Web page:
Although Chapter 322 is a Johannesburg based Chapter, a large number of its members are from all over the country and one of those members is Pyramid Airfield, Barberton, Mpumalanga based Peter Lea. It took Peter, a proud owner of a Vans RV10, 1 hour 15 min with a 20-knot headwind to get to Brits from Pyramid, a journey he regularly makes to join his many mates at flying events and air shows on the Highveld and other venues country wide. Peter joined 322 because of the camaraderie and the number of events that the chapter regularly organise.

Trevor Davies's journey started his flight at Knysa and after a three and a half hours flight in his Vans RV7, he landed at Pyramid where he and Hartog Block, who accompanied him in is Vans Rv xxx where they spent a couple of day with Peter. Their total flight time to Brits was almost five hours. Trevor is currently not an EAA member, his membership had lapsed when he had his aircraft refurbished. Trevor is adamant that he will again become a member now that he has got his wings back.

Hartog 'Horace' Block left Mossel Bay at approximately 08.45 on Wednesday in the company of Trevor Davies who had joined him from Knysna. The weather close to Baberton was hazy with a lot of smoke haze. Horace said he slowed down in case he hit something"; at least he knew he would do it slowly and stylishly. He, Peter Lea and Trevor left Barberton on Friday morning. Peter and Trevor flying directly to Brits while he stopped at Wonderboom to have a new battery fitted to the RV6 ZU-EAA built by Chalkie Stobbard. A Gauteng resident and Chapter 322 member for a long time, Horace, when he moved south, missed the camaraderie and brotherhood and the events and socials so prevalent up in the highveld, very few of which he missed so he remained a 322 member.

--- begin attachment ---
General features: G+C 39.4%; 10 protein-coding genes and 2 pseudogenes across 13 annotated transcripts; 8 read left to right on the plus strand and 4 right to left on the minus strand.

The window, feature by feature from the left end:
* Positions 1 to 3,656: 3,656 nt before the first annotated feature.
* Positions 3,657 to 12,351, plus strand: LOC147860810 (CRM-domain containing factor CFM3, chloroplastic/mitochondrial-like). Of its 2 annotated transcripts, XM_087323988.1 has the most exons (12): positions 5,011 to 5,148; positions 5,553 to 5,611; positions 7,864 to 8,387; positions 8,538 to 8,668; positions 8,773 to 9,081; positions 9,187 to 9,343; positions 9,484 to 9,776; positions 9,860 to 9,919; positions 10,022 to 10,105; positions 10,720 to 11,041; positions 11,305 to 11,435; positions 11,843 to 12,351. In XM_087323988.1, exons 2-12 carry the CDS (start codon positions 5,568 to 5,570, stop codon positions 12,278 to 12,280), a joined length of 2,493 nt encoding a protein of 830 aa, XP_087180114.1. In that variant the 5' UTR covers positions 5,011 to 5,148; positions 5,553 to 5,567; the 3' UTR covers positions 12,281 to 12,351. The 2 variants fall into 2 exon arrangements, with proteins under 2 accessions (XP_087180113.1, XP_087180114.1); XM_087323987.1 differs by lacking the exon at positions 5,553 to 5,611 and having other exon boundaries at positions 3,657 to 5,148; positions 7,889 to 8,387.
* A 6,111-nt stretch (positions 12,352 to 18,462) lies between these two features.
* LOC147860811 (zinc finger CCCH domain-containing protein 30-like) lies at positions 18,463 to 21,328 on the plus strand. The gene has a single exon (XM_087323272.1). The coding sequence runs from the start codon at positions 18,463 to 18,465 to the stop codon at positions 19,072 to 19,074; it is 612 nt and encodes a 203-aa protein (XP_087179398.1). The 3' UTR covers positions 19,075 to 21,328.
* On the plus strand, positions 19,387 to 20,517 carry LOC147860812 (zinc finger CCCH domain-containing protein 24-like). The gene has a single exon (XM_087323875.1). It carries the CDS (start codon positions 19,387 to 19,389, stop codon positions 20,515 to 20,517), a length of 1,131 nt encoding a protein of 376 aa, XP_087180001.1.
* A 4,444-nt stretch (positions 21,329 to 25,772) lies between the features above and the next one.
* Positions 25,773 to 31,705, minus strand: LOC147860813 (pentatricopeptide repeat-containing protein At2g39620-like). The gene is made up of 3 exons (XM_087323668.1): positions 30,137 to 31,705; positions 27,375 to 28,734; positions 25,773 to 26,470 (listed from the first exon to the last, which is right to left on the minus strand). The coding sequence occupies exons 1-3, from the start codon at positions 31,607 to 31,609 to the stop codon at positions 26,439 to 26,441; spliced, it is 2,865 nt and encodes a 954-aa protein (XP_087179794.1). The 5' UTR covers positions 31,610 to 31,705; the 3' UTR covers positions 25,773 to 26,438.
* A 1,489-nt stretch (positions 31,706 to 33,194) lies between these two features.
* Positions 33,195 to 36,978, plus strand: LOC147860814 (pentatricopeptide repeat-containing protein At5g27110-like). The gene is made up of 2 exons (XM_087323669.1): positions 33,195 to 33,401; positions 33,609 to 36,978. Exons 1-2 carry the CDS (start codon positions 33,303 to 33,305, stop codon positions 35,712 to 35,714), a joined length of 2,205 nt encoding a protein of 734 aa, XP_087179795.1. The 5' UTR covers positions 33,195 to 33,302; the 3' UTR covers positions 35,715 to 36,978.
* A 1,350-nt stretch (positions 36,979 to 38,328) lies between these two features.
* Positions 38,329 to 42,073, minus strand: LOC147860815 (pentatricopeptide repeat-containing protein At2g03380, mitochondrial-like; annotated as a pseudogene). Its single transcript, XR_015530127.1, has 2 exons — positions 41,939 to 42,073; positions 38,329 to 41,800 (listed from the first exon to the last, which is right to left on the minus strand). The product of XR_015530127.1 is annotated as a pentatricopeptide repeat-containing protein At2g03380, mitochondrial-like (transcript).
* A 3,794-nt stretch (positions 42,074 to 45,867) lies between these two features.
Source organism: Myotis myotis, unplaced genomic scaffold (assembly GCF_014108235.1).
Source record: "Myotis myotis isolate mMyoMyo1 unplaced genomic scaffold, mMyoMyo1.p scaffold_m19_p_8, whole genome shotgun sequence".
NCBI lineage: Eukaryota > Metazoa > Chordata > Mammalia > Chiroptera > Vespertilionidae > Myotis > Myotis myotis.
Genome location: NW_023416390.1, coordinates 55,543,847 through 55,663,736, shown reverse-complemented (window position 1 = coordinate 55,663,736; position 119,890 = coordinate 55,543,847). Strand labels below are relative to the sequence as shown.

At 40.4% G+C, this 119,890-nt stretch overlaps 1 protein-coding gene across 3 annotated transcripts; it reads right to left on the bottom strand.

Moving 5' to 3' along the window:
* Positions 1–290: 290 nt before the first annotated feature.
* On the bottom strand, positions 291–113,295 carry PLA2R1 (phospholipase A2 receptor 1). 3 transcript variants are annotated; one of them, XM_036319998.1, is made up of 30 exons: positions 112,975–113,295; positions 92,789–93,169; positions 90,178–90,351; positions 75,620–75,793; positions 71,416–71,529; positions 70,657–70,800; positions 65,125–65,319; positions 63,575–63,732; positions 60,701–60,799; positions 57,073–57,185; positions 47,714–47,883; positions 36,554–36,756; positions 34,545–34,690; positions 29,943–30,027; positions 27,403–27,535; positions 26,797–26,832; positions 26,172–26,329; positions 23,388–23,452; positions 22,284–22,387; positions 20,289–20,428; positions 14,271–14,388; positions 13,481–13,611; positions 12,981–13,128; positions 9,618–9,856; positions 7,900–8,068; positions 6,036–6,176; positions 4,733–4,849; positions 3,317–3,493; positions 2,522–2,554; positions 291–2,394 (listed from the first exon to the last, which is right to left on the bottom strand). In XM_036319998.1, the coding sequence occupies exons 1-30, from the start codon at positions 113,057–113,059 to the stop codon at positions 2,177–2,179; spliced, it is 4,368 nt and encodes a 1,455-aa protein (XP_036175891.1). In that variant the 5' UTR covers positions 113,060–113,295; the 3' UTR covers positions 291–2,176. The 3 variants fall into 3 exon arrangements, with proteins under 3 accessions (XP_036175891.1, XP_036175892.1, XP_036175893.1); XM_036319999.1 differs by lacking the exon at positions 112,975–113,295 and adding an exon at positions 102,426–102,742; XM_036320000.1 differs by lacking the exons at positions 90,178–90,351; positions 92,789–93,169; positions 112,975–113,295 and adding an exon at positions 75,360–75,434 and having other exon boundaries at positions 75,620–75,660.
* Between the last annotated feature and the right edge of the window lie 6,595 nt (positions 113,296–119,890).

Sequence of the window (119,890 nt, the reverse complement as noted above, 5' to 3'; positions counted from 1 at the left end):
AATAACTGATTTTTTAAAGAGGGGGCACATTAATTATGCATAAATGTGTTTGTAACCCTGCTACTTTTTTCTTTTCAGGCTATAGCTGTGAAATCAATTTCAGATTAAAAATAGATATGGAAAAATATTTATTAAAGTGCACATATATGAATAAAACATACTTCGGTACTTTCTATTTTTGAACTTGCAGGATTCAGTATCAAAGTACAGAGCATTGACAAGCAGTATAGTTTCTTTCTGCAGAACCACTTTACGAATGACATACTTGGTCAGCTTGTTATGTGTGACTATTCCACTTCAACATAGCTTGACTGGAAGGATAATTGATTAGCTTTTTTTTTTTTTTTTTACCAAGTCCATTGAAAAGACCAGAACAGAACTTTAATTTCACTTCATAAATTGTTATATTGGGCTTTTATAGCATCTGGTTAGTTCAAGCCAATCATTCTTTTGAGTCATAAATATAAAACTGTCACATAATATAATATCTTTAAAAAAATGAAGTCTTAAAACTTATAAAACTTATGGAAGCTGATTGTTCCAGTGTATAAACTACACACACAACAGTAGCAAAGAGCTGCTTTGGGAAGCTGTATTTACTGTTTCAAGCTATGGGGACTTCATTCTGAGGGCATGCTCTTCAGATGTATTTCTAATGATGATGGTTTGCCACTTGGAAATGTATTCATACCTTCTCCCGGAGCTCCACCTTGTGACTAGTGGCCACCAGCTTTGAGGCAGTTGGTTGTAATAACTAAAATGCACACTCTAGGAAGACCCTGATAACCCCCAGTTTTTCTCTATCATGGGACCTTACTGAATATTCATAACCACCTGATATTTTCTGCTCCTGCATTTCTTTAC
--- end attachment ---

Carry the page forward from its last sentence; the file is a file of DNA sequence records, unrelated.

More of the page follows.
Nineteen-year-old Abed-Nego Matsinhe got his PPL a month and a half ago and he decided that there is no better way to 'formalise' his PPL than to fly the Sun 'n Fun and to camp under the wing of the Flitecare Sling. Not yet AA member, this youngster is a clearly a dedicated aviator will be joining the EAA soon.